There probably should be some more discussion on trade-offs between moral agency, peek experience and novelty.

Discussion in this video here starts at 24:02

Below is the whole interview with John Danaher:

The long-term future of AI (and what we can do about it) : Daniel Dewey at TEDxVienna

daniel deweyThis has been one of my favourite simple talks on AI Impacts – Simple, clear and straight to the point. Recommended as an introduction to the ideas (referred to in the title).

I couldn’t find the audio of this talk at TED – it has been added to


Daniel Dewey is a research fellow in the Oxford Martin Programme on the Impacts of Future Technology at the Future of Humanity Institute, University of Oxford. His research includes paths and timelines to machine superintelligence, the possibility of intelligence explosion, and the strategic and technical challenges arising from these possibilities. Previously, Daniel worked as a software engineer at Google, did research at Intel Research Pittsburgh, and studied computer science and philosophy at Carnegie Mellon University. He is also a research associate at the Machine Intelligence Research Institute.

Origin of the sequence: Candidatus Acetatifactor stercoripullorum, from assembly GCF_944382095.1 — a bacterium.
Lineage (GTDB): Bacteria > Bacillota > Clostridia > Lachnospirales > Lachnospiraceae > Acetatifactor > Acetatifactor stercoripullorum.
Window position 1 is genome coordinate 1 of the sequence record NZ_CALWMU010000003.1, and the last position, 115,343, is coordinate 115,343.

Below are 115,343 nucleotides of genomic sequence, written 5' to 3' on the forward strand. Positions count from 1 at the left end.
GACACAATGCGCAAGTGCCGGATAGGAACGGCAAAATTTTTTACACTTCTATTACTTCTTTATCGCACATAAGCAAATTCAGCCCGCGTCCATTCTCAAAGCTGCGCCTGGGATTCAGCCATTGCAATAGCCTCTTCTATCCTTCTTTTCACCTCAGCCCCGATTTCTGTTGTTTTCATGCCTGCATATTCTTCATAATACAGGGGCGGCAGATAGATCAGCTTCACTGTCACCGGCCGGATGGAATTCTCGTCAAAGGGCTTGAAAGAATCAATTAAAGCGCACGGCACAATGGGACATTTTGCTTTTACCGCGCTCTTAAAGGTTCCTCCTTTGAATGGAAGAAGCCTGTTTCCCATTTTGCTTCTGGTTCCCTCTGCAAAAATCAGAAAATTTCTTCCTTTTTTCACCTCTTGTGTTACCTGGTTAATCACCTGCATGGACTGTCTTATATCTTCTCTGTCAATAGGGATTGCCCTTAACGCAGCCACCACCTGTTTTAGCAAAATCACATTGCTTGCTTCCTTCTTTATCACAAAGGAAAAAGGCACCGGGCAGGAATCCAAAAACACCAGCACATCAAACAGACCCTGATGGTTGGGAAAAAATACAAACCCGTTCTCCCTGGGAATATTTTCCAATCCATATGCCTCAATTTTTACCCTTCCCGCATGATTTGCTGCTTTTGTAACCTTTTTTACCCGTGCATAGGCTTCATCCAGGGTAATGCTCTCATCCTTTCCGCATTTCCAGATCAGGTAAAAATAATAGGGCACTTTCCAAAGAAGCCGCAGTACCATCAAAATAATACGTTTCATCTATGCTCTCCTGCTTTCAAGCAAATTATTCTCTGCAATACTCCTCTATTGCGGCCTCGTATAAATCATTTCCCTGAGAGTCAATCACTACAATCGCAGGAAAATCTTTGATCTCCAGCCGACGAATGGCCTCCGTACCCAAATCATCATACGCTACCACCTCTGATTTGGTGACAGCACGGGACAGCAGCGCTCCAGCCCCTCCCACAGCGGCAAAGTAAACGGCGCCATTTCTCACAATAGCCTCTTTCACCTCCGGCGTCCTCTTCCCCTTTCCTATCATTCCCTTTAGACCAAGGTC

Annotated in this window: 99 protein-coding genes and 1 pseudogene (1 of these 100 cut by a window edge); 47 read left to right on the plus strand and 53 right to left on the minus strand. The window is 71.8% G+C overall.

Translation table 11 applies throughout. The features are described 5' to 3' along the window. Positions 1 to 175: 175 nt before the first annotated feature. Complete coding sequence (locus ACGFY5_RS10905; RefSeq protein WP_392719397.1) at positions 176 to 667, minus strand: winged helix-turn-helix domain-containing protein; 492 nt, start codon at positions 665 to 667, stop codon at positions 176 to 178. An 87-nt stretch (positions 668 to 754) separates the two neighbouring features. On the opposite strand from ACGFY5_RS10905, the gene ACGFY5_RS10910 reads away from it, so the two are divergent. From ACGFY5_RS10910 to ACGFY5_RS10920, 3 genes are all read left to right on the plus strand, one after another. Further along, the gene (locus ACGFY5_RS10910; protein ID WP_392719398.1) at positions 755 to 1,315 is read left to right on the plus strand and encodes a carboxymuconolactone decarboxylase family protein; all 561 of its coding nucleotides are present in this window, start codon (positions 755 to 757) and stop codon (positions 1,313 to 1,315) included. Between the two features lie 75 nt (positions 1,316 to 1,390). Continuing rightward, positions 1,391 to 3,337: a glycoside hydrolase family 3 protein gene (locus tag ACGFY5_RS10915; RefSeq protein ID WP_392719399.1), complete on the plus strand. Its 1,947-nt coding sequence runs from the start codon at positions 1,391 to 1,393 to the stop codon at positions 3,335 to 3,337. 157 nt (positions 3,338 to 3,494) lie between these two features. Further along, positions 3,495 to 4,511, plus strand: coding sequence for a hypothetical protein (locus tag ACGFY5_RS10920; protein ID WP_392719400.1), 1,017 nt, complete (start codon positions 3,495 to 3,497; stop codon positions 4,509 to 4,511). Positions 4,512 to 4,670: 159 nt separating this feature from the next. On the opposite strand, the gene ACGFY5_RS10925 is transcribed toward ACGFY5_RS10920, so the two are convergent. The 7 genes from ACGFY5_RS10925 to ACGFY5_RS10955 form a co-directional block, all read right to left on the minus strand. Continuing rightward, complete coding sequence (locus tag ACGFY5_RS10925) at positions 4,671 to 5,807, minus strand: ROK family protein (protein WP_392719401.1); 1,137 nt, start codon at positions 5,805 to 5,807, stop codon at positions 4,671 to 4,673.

Brian Greene on Artificial Intelligence, the Importance of Fundamental Physics, Alien Life, and the Possible Future of Our Civilization

March 14th was Albert Einstein’s birthday, and also PI day, so it was a fitting day to be interviewing well known theoretical physicist and string theorist Brian Greene – the author of a number of books including, The Elegant Universe, Icarus at the Edge of Time, The Fabric of the Cosmos, and The Hidden Reality!
Think-Inc-logo2Many thanks to Suzi and Desh at THINKINC for helping organize this interview & for bringing Brian Greene to Australia for a number of shows (March 16 in Perth, March 18 in Sydney and March 19 in Melbourne) – check out for more info!

Audio recording of the interview: